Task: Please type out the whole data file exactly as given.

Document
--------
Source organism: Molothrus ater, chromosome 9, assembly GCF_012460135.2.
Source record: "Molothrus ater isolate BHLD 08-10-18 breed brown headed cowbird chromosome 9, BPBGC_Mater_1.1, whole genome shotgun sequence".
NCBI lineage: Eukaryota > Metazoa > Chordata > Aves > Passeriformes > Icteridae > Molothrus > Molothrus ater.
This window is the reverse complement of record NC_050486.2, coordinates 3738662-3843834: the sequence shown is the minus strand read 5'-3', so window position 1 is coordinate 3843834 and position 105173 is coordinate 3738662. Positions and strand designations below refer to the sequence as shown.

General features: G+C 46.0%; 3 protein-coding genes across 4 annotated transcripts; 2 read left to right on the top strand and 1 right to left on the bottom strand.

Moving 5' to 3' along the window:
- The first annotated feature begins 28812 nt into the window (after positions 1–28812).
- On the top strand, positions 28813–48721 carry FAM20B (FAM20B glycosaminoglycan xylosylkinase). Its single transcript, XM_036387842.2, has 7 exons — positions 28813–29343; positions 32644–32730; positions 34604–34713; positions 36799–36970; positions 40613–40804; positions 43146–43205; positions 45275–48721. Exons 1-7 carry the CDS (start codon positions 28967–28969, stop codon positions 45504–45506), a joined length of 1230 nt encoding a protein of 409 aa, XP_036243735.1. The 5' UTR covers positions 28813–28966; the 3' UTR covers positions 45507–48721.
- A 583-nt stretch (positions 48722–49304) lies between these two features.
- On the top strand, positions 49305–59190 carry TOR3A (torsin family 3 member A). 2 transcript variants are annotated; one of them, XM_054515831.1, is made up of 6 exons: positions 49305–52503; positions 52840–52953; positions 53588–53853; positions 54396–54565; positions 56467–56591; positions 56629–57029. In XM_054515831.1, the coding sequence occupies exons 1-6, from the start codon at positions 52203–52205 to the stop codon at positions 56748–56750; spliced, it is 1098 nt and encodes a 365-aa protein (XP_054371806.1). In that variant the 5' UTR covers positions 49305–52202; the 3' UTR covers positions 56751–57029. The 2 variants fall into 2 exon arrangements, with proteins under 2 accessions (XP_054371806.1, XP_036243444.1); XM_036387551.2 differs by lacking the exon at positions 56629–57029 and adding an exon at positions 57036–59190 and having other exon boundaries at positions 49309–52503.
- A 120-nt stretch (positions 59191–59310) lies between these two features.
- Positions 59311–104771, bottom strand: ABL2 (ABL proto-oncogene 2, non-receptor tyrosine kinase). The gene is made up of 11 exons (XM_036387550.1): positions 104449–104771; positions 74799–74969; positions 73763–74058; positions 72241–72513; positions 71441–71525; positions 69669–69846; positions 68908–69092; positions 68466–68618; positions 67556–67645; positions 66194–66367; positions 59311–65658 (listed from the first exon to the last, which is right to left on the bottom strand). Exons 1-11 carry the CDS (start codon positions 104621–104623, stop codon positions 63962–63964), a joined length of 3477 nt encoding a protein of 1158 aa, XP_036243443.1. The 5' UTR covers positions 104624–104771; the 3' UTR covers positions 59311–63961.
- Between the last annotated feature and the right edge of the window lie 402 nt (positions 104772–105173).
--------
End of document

Source organism: Molothrus ater, chromosome 9, assembly GCF_012460135.2.
Source record: "Molothrus ater isolate BHLD 08-10-18 breed brown headed cowbird chromosome 9, BPBGC_Mater_1.1, whole genome shotgun sequence".
NCBI lineage: Eukaryota > Metazoa > Chordata > Aves > Passeriformes > Icteridae > Molothrus > Molothrus ater.
This window is the reverse complement of record NC_050486.2, coordinates 3738662-3843834: the sequence shown is the minus strand read 5'-3', so window position 1 is coordinate 3843834 and position 105173 is coordinate 3738662. Positions and strand designations below refer to the sequence as shown.

General features: G+C 46.0%; 3 protein-coding genes across 4 annotated transcripts; 2 read left to right on the top strand and 1 right to left on the bottom strand.

Moving 5' to 3' along the window:
- The first annotated feature begins 28812 nt into the window (after positions 1–28812).
- On the top strand, positions 28813–48721 carry FAM20B (FAM20B glycosaminoglycan xylosylkinase). Its single transcript, XM_036387842.2, has 7 exons — positions 28813–29343; positions 32644–32730; positions 34604–34713; positions 36799–36970; positions 40613–40804; positions 43146–43205; positions 45275–48721. Exons 1-7 carry the CDS (start codon positions 28967–28969, stop codon positions 45504–45506), a joined length of 1230 nt encoding a protein of 409 aa, XP_036243735.1. The 5' UTR covers positions 28813–28966; the 3' UTR covers positions 45507–48721.
- A 583-nt stretch (positions 48722–49304) lies between these two features.
- On the top strand, positions 49305–59190 carry TOR3A (torsin family 3 member A). 2 transcript variants are annotated; one of them, XM_054515831.1, is made up of 6 exons: positions 49305–52503; positions 52840–52953; positions 53588–53853; positions 54396–54565; positions 56467–56591; positions 56629–57029. In XM_054515831.1, the coding sequence occupies exons 1-6, from the start codon at positions 52203–52205 to the stop codon at positions 56748–56750; spliced, it is 1098 nt and encodes a 365-aa protein (XP_054371806.1). In that variant the 5' UTR covers positions 49305–52202; the 3' UTR covers positions 56751–57029. The 2 variants fall into 2 exon arrangements, with proteins under 2 accessions (XP_054371806.1, XP_036243444.1); XM_036387551.2 differs by lacking the exon at positions 56629–57029 and adding an exon at positions 57036–59190 and having other exon boundaries at positions 49309–52503.
- A 120-nt stretch (positions 59191–59310) lies between these two features.
- Positions 59311–104771, bottom strand: ABL2 (ABL proto-oncogene 2, non-receptor tyrosine kinase). The gene is made up of 11 exons (XM_036387550.1): positions 104449–104771; positions 74799–74969; positions 73763–74058; positions 72241–72513; positions 71441–71525; positions 69669–69846; positions 68908–69092; positions 68466–68618; positions 67556–67645; positions 66194–66367; positions 59311–65658 (listed from the first exon to the last, which is right to left on the bottom strand). Exons 1-11 carry the CDS (start codon positions 104621–104623, stop codon positions 63962–63964), a joined length of 3477 nt encoding a protein of 1158 aa, XP_036243443.1. The 5' UTR covers positions 104624–104771; the 3' UTR covers positions 59311–63961.
- Between the last annotated feature and the right edge of the window lie 402 nt (positions 104772–105173).